Makes 24 bliss balls
There’s plenty of yum in these bliss balls. We added mushroom powder to the mix, as it contains a host of nutritional benefits. In this recipe, we upped the nutritional quotient by using chaga mushroom powder, which is touted as a wonder food with numerous health benefits. Other beneficial mushrooms available as a healthy powder can also be used in this recipe.
1 cup (250 mL) pitted Medjool dates (about 10 to 12) 1/2 cup (125 mL) chopped raw cashews
1/4 cup (60 mL) dark chocolate chips, melted 3 Tbsp (45 mL) unsweetened cocoa powder 3 Tbsp (45 mL) chaga mushroom powder
2 Tbsp (30 mL) coconut oil, melted
In food processor, pulse dates until they begin to break down. Add nuts and continue to pulse until crumbly. Add melted chocolate, cocoa, mushroom powder, and coconut oil, and pulse until mixture comes together in a ball. Line 8 in (20 cm) square pan with parchment. Using 1 tsp (5 mL) measuring spoon, scoop mixture and roll into smooth balls, then place in single layer in lined dish. Place in freezer for 30 minutes or longer to firm. They can be eaten as-is or rolled or dusted with colourful toppings (see tip). Store in tightly covered container in refrigerator for up to 2 weeks, if they last that long!
Bliss ball toppings
Place small sieve over small bowl. Sift 1 tsp (5 mL) matcha powder with 1 tsp (5 mL) cornstarch. Roll bliss balls in coating. Makes enough coating for about 12 balls. Repeat using 1 tsp (5 mL) beet powder and 1 tsp (5 mL) cornstarch, and then again using 1 tsp (5 mL) blue pea powder with 1 tsp (5 mL) cornstarch. Other suggestions include rolling balls in cocoa, hemp hearts, chia seeds, or ground nuts. Or dip in melted chocolate and chill until firm.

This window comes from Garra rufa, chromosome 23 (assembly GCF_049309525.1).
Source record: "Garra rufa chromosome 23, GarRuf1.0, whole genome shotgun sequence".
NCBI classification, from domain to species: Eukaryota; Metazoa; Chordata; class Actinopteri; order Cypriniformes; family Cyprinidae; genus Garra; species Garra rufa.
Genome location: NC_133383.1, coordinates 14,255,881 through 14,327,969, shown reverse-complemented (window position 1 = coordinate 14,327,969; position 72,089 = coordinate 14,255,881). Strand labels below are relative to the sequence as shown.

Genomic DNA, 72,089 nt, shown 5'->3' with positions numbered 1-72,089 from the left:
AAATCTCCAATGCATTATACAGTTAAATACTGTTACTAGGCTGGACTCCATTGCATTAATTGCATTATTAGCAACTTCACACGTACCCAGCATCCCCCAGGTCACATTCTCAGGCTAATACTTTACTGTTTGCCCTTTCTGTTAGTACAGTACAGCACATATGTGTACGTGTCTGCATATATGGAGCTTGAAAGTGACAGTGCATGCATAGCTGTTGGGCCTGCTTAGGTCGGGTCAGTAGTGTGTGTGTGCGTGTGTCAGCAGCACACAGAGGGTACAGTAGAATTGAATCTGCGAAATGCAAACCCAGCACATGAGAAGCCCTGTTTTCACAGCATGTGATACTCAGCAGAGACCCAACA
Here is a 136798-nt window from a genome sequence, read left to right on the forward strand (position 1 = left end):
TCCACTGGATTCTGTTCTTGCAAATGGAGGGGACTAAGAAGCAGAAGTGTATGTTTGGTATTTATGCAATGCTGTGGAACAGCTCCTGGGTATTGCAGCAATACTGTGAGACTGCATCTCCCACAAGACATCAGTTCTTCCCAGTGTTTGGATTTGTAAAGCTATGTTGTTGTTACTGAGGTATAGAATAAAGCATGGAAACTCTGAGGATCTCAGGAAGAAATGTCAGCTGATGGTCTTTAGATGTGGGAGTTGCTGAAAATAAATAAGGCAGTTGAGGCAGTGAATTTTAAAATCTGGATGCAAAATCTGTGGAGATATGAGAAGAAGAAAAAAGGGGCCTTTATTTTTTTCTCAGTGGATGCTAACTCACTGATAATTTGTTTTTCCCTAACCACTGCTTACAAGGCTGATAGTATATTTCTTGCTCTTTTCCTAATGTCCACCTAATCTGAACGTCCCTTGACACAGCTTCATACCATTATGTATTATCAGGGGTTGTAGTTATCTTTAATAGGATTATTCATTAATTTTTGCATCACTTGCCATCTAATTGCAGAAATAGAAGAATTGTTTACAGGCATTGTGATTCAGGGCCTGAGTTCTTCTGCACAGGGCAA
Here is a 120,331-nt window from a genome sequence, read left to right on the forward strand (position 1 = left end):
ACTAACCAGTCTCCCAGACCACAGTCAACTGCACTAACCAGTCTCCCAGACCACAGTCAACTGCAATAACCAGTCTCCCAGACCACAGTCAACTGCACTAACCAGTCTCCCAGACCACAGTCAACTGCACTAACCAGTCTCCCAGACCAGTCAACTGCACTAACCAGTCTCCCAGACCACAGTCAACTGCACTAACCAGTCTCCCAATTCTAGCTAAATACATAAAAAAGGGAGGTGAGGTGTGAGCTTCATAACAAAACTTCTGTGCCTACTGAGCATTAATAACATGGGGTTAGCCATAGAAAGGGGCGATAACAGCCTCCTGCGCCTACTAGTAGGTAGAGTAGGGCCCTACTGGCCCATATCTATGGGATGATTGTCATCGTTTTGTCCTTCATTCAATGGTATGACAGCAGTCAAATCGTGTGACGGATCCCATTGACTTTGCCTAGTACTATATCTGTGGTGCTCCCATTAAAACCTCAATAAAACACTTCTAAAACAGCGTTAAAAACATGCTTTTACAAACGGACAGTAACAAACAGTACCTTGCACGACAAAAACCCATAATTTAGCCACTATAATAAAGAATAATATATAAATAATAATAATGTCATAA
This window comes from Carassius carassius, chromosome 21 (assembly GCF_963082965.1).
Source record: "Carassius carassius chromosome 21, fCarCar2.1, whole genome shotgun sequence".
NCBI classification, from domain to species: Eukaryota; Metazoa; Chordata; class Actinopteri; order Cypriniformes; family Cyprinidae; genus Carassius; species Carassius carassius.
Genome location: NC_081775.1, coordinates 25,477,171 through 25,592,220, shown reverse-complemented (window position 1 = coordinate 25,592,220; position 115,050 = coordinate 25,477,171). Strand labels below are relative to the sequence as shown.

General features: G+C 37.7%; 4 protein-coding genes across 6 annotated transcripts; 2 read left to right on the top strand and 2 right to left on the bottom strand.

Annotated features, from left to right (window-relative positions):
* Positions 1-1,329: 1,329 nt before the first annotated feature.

This Asian-inspired stir-fry takes full advantage of the crunch Brussels sprouts achieve when they’re heated quickly. The sweet-and-sour sauce delivers a tangy edge, and tempeh offers plant-based protein and a blast of umami. If you want meat in the dish, you can replace tempeh with ground pork. Ready, set, go Stir-frying is a cooking method that thrives on speed. That means you want to have all of your ingredients prepped and ready to go into the pan. That also means no chopping on the fly.
Two fall stalwarts—rutabaga and Swiss chard—team up to bring seasonal flavour to these baked savoury cakes. A topping of velvety cashew cream adds a little extra spark. Rutabaga burgers, anyone? You can also prepare these cakes burger-style in a skillet. Simply form rutabaga and chard mixture into burger-sized patties and cook in greased skillet over medium-high, until golden brown on both sides.
If you’re feeling a bit burnt out when it comes to your typical morning repast, consider pivoting to this bowl of nutrition and quintessential fall flavours. It might just be the cozy sweater of the breakfast world. If you need extra energy to power your day, you can scatter on some crunchy granola. The sweet potato mixture can be made a day or two in advance and reheated in the microwave before serving. Pick of the crops For sautéing purposes, you want to use pears that keep their shape when heated. Bosc and Anjou are two good options. Fuji, Cortland, Honeycrisp, and Empire are excellent apple choices for heating in the skillet, as they won’t turn too mushy.
A plant-based spinoff of shepherd’s pie makes an ideal use for those surplus starches. Flavour-rich shiitake mushrooms and saucy lentils meet creamy potatoes in a protein-filled and satisfying comfort meal packed with nutrition and perfect for any cool-weather dinner. Mash it up Do you have other kinds of leftover mash on hand? Any mash befits the top of this comfort food. Try substituting potatoes with mashed sweet potatoes or yams. For lower carb options, try celeriac or cauliflower mash!